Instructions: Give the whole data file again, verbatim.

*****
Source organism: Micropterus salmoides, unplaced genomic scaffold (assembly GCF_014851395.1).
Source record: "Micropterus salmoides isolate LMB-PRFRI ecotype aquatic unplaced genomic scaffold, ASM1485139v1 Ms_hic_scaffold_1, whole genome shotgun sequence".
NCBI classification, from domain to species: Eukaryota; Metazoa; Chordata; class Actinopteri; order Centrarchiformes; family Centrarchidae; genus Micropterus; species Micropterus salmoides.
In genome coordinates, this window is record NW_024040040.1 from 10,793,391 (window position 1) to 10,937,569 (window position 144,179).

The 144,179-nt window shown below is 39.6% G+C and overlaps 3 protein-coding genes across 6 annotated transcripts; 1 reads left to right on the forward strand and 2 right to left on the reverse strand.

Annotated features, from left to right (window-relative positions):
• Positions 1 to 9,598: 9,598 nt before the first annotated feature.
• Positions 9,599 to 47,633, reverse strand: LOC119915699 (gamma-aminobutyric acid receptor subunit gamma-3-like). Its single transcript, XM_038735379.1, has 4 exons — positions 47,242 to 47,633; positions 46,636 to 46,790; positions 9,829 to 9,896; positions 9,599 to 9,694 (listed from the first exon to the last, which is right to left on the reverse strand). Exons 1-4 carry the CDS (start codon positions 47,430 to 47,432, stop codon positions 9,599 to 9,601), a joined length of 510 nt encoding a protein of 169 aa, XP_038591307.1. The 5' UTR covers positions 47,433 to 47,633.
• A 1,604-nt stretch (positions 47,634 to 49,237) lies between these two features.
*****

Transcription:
Source organism: Micropterus salmoides, unplaced genomic scaffold (assembly GCF_014851395.1).
Source record: "Micropterus salmoides isolate LMB-PRFRI ecotype aquatic unplaced genomic scaffold, ASM1485139v1 Ms_hic_scaffold_1, whole genome shotgun sequence".
NCBI classification, from domain to species: Eukaryota; Metazoa; Chordata; class Actinopteri; order Centrarchiformes; family Centrarchidae; genus Micropterus; species Micropterus salmoides.
In genome coordinates, this window is record NW_024040040.1 from 10,793,391 (window position 1) to 10,937,569 (window position 144,179).

The 144,179-nt window shown below is 39.6% G+C and overlaps 3 protein-coding genes across 6 annotated transcripts; 1 reads left to right on the forward strand and 2 right to left on the reverse strand.

Annotated features, from left to right (window-relative positions):
• Positions 1 to 9,598: 9,598 nt before the first annotated feature.
• Positions 9,599 to 47,633, reverse strand: LOC119915699 (gamma-aminobutyric acid receptor subunit gamma-3-like). Its single transcript, XM_038735379.1, has 4 exons — positions 47,242 to 47,633; positions 46,636 to 46,790; positions 9,829 to 9,896; positions 9,599 to 9,694 (listed from the first exon to the last, which is right to left on the reverse strand). Exons 1-4 carry the CDS (start codon positions 47,430 to 47,432, stop codon positions 9,599 to 9,601), a joined length of 510 nt encoding a protein of 169 aa, XP_038591307.1. The 5' UTR covers positions 47,433 to 47,633.
• A 1,604-nt stretch (positions 47,634 to 49,237) lies between these two features.